While the scenes are beautifully shot and it feels as though you are watching paintings on the screen, the film doesn’t really engage the viewer. The dearth of dialogue and the overall ambiguity is off putting and somewhat unsatisfying. While a unique film, it doesn’t seem worth the time for most people.

Comment » | 3 Stars, Drama, Foreign

Belfast

November 18th, 2021 — 8:27am

Belfast. sp
***

This film has received much publicity before its opening and the opportunity we had to see it in preview. One of the major underlying themes is the conflict in Northern Ireland between Protestants, and Catholic factions. We do not fully appreciate the fine points of the deep-seated antagonism between these two groups nor the many variations of thought within them. However, we could identify with the 9-year-old boy Buddy (Jude Hill) who is part of an Irish family living in Northern Ireland. His dad (Jamie Dornan) would go to London for work for periods of time while the family was feeling increasing tension in Belfast in Northern Ireland where they lived. This is obviously the story of writer-director Kenneth Branagh who grew up in Northern Ireland. We do not get much insight into the political underpinnings of this conflict, but we do see how it totally preoccupied this family. We see deadly violence all around them and are touched by the loving care in this family, which includes Judi Dench as the grandmother. The appropriate musical background was provided by Van Morrison. This is a well done movie, which brings the overwhelming tragic political situation down to its impact upon the members of one family living through it.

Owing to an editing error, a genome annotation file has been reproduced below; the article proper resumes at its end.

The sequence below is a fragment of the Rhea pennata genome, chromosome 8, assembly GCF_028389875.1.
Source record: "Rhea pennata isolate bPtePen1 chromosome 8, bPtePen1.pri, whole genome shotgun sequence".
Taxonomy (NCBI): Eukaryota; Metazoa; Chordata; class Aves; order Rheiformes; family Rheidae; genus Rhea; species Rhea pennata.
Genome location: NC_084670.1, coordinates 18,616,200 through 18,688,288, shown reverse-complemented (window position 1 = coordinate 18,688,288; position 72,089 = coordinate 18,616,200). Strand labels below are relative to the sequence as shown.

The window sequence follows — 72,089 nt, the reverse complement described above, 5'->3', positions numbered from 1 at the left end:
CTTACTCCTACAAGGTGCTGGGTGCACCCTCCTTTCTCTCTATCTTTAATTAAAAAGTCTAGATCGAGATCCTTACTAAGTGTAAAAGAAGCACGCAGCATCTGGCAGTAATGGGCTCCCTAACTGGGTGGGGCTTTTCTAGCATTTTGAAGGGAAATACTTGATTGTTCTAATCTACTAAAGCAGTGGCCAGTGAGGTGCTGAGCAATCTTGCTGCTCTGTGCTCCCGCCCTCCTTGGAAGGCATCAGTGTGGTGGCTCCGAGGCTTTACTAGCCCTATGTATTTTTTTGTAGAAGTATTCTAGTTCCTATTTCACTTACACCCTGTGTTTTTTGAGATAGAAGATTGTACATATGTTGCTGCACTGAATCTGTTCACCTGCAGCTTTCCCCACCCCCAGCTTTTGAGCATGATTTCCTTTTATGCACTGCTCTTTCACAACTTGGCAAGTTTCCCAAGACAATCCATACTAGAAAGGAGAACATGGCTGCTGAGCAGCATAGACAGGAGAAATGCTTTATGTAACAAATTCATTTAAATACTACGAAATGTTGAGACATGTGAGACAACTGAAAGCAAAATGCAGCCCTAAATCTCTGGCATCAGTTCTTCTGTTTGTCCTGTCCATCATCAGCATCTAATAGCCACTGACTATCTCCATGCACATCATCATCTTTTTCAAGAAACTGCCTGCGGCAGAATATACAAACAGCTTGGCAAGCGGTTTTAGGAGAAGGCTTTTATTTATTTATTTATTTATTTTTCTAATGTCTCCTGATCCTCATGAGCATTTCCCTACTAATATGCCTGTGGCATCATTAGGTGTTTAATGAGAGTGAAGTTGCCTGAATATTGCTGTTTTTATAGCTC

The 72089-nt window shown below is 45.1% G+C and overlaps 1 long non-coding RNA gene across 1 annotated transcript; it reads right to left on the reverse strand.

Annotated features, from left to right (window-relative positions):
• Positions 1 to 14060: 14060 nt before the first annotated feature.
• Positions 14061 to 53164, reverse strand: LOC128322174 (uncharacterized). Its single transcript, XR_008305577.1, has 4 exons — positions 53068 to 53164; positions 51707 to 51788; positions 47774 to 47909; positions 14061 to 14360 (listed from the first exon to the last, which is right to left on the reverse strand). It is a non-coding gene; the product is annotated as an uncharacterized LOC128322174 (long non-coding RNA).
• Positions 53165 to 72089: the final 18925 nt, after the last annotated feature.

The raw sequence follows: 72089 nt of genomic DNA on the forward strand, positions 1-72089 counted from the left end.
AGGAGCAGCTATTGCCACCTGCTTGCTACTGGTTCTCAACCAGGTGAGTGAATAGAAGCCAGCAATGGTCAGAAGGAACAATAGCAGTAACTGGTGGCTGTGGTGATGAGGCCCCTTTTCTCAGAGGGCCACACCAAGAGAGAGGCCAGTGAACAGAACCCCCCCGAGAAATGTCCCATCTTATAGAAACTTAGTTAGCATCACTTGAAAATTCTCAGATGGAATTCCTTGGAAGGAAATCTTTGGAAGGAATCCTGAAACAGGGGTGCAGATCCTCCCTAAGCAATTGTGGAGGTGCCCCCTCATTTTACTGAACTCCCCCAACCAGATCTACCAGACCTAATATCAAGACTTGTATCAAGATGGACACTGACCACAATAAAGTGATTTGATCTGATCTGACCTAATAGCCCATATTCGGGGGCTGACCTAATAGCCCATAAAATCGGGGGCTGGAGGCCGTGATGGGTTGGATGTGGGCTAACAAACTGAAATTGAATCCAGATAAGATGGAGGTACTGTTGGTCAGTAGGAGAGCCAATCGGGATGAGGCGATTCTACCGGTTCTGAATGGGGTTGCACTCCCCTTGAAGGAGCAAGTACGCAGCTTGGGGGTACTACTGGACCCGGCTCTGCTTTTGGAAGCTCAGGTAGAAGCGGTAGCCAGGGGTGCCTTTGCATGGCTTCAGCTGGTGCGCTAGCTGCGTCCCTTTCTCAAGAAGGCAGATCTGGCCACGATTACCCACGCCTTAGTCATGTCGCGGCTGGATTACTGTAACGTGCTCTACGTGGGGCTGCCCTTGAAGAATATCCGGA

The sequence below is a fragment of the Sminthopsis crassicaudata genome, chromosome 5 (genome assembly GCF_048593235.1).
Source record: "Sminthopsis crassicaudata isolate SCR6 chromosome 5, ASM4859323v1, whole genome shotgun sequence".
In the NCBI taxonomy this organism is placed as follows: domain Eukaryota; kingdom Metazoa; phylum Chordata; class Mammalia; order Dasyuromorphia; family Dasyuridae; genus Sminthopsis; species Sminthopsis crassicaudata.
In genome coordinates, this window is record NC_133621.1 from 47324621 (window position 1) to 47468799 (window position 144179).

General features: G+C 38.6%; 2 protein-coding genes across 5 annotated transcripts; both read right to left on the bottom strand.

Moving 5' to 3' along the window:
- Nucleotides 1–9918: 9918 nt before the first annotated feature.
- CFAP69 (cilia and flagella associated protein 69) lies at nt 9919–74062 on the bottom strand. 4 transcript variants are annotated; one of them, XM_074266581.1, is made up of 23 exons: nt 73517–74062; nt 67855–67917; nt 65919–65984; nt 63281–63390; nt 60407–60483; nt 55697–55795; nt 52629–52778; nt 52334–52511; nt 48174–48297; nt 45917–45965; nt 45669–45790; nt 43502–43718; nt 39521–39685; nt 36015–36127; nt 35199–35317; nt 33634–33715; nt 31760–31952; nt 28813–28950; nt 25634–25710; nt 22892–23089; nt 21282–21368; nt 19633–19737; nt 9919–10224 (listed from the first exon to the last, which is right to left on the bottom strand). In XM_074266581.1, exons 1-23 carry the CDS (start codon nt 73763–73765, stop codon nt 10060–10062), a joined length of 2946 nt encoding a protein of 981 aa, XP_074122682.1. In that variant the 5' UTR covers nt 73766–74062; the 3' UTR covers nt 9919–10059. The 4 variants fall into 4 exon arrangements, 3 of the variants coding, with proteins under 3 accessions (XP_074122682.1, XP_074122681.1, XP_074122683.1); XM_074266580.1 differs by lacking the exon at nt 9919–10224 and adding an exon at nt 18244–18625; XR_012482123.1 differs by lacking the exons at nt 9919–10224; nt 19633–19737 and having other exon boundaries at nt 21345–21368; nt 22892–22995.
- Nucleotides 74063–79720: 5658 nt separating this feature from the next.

Comment » | 3 Stars, Drama, Foreign, Politics

Nowhere In Africa

June 19th, 2021 — 4:00am

Nowhere in Africa
****

This is a 2001 German film which was written and directed by Caroline Link. It is based on an autobiographical novel by Stefanie Zweig.

We thought that we had seen every aspect of Holocaust books and films, yet this subtle, touching, thoughtful story tells a poignant tale that reflects the deep-seated impact as much as the classic well known literary and cinematic productions have done on this subject. It tells the story of a German Jewish family; father, mother, and young daughter, who fled Germany “to the middle of nowhere in Africa” which is actually in Kenya.

Perhaps this story is best reflected through the eyes of a young girl as she grows into early adolescence during what must have been a seven or eight year period. She is accepted into the native culture. Her parents have their struggles and conflicts. Their pain in missing their relatives and learning of their fate is a well-known part of history. The viewers must put themselves into the shoes of this threesome as they ultimately must decide whether to stay or leave and where to go once the war is over.

The skill of the filmmaker is reflected in the fact that we forget that we are seeing a foreign film with subtitles. The setting is quite real as are the characters and their in-depth portrayal.

Comment » | 4 Stars, Drama, Foreign, History

Madam Rosa

December 26th, 2020 — 8:18am

Madame Rosa (Hulu)
***

We recently reviewed the 1975 Italian film “The Life Ahead”, based on a French novel. There actually was a 1977 French movie based on the same book titled Madame Rosa. It stars Simone Signoret and has a similar plot. This version provides a more detailed story line about the young man who is taken under the wing of the aging woman who was once a prostitute and now cares for children of prostitutes. It costars Samy Ben-Youb as Momo who appears to be maybe 13 or 14 (a couple of years older than the boy in the Italian version.) The film is hampered by the subtitles at times being more difficult to read and the technical quality of the film projection was poor. While we favor the Italian version, it is quite interesting to compare two films and observe the outstanding acting of another great actress. The French version did win the Foreign Film Award in the 1978 Oscars.